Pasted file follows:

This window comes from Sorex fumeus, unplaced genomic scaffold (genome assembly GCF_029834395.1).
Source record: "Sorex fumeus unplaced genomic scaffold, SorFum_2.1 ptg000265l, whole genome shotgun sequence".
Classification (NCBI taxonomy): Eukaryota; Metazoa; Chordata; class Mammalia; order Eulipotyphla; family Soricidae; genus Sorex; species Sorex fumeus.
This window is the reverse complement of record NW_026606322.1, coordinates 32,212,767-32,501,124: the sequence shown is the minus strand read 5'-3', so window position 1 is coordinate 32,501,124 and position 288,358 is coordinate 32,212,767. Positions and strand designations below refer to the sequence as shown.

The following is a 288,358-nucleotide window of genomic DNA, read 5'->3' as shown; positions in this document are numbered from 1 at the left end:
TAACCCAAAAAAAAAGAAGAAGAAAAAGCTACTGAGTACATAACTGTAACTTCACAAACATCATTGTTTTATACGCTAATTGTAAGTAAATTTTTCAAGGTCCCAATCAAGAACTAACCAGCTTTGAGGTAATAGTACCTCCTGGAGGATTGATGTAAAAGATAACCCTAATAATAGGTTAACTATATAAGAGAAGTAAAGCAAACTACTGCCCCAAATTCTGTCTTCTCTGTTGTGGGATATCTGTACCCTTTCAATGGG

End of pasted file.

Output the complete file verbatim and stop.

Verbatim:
This window comes from Sorex fumeus, unplaced genomic scaffold (genome assembly GCF_029834395.1).
Source record: "Sorex fumeus unplaced genomic scaffold, SorFum_2.1 ptg000265l, whole genome shotgun sequence".
Classification (NCBI taxonomy): Eukaryota; Metazoa; Chordata; class Mammalia; order Eulipotyphla; family Soricidae; genus Sorex; species Sorex fumeus.
This window is the reverse complement of record NW_026606322.1, coordinates 32,212,767-32,501,124: the sequence shown is the minus strand read 5'-3', so window position 1 is coordinate 32,501,124 and position 288,358 is coordinate 32,212,767. Positions and strand designations below refer to the sequence as shown.

The following is a 288,358-nucleotide window of genomic DNA, read 5'->3' as shown; positions in this document are numbered from 1 at the left end:
TAACCCAAAAAAAAAGAAGAAGAAAAAGCTACTGAGTACATAACTGTAACTTCACAAACATCATTGTTTTATACGCTAATTGTAAGTAAATTTTTCAAGGTCCCAATCAAGAACTAACCAGCTTTGAGGTAATAGTACCTCCTGGAGGATTGATGTAAAAGATAACCCTAATAATAGGTTAACTATATAAGAGAAGTAAAGCAAACTACTGCCCCAAATTCTGTCTTCTCTGTTGTGGGATATCTGTACCCTTTCAATGGG